In the lawsuit filed in the U.S. District Court in Johnstown, Bonnie F. Kaite of the Juniata section of Altoona, said she was required to undergo a criminal background check 14 months ago as part of a recently passed state law.
The background investigation included a fingerprint check.
She told her employer, Altoona Student Transportation Inc., a for-profit company contracted by the school district to provide transportation for more than 4,500 students daily, that it was against her Christian religious beliefs to be fingerprinted.
She cited the Book of Revelation prohibiting the “mark of the devil,” which she maintains includes fingerprinting.
In the lawsuit prepared by Pittsburgh attorneys Samuel J. Cordes and Nicholas A. Krakoff, she stated she believes being fingerprinted will bar her entry into heaven.
Kaite requested that her religious beliefs be accommodated and that the background check include other methods to conform to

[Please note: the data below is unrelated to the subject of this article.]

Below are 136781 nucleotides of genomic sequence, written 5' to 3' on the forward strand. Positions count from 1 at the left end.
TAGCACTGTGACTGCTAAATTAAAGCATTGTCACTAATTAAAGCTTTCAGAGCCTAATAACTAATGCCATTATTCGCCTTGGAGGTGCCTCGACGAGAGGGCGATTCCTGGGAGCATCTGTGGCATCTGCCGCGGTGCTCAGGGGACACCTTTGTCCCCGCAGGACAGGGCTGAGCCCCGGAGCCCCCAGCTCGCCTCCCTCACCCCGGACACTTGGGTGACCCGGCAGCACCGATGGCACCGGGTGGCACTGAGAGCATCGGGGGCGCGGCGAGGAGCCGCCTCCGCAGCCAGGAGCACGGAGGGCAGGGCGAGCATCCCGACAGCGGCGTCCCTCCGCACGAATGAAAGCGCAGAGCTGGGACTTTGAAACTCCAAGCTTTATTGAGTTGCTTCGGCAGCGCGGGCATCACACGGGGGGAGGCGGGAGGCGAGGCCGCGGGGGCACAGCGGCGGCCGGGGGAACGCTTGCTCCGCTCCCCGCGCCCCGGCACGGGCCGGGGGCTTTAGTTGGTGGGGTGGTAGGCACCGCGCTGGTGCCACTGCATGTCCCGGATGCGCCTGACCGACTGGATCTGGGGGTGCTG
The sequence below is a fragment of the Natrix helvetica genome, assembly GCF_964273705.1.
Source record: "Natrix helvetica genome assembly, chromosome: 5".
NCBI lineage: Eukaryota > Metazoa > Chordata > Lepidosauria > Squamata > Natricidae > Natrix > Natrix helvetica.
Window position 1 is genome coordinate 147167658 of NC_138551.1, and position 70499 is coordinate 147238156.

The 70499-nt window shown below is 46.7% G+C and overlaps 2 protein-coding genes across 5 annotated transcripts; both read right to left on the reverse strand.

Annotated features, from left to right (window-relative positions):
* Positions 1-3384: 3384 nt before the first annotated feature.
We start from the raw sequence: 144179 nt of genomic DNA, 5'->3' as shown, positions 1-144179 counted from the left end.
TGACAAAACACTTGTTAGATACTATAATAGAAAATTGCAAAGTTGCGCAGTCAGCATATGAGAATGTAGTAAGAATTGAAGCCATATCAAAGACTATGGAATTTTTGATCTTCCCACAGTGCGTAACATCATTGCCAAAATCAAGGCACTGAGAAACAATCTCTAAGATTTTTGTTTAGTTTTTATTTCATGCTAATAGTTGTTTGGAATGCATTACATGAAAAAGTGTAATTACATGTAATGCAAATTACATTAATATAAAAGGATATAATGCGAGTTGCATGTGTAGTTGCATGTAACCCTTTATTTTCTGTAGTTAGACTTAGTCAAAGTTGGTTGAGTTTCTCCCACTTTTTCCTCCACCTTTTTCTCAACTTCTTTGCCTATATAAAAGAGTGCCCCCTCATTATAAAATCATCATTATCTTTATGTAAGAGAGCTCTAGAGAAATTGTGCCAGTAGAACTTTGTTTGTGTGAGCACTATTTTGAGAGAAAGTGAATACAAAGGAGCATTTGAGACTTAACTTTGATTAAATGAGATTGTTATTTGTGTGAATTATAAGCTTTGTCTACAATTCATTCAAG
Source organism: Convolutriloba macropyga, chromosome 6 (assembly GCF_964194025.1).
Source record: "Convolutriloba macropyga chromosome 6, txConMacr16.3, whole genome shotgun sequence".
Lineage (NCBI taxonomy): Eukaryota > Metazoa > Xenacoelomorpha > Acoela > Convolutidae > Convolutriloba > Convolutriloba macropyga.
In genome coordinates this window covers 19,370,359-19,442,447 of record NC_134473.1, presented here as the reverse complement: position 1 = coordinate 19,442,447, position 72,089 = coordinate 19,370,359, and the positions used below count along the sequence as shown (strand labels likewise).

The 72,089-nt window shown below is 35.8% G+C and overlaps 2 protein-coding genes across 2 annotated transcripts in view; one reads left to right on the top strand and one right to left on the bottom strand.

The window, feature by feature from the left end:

“Despite Kaite’s request for an accommodation for her religious beliefs, (her employer) informed her on or around Dec. 30, 2015, that no accommodations were available and that due to her failure to comply with the fingerprinting requirement, she was terminated effective Dec. 31, 2015,” the lawsuit stated.
She filed a religious discrimination charge with the federal Equal Employment Opportunity Commission and the Pennsylvania Human Relations Commission last March.
The federal EEOC issued a notice of her right to sue on Oct., 31, 2016
Interesting exactly 100 years before EEOC issued a notice of her right to sue, The Ladeocian Messenger, and "faithful and wise servant", Charles Taze Russell passed away.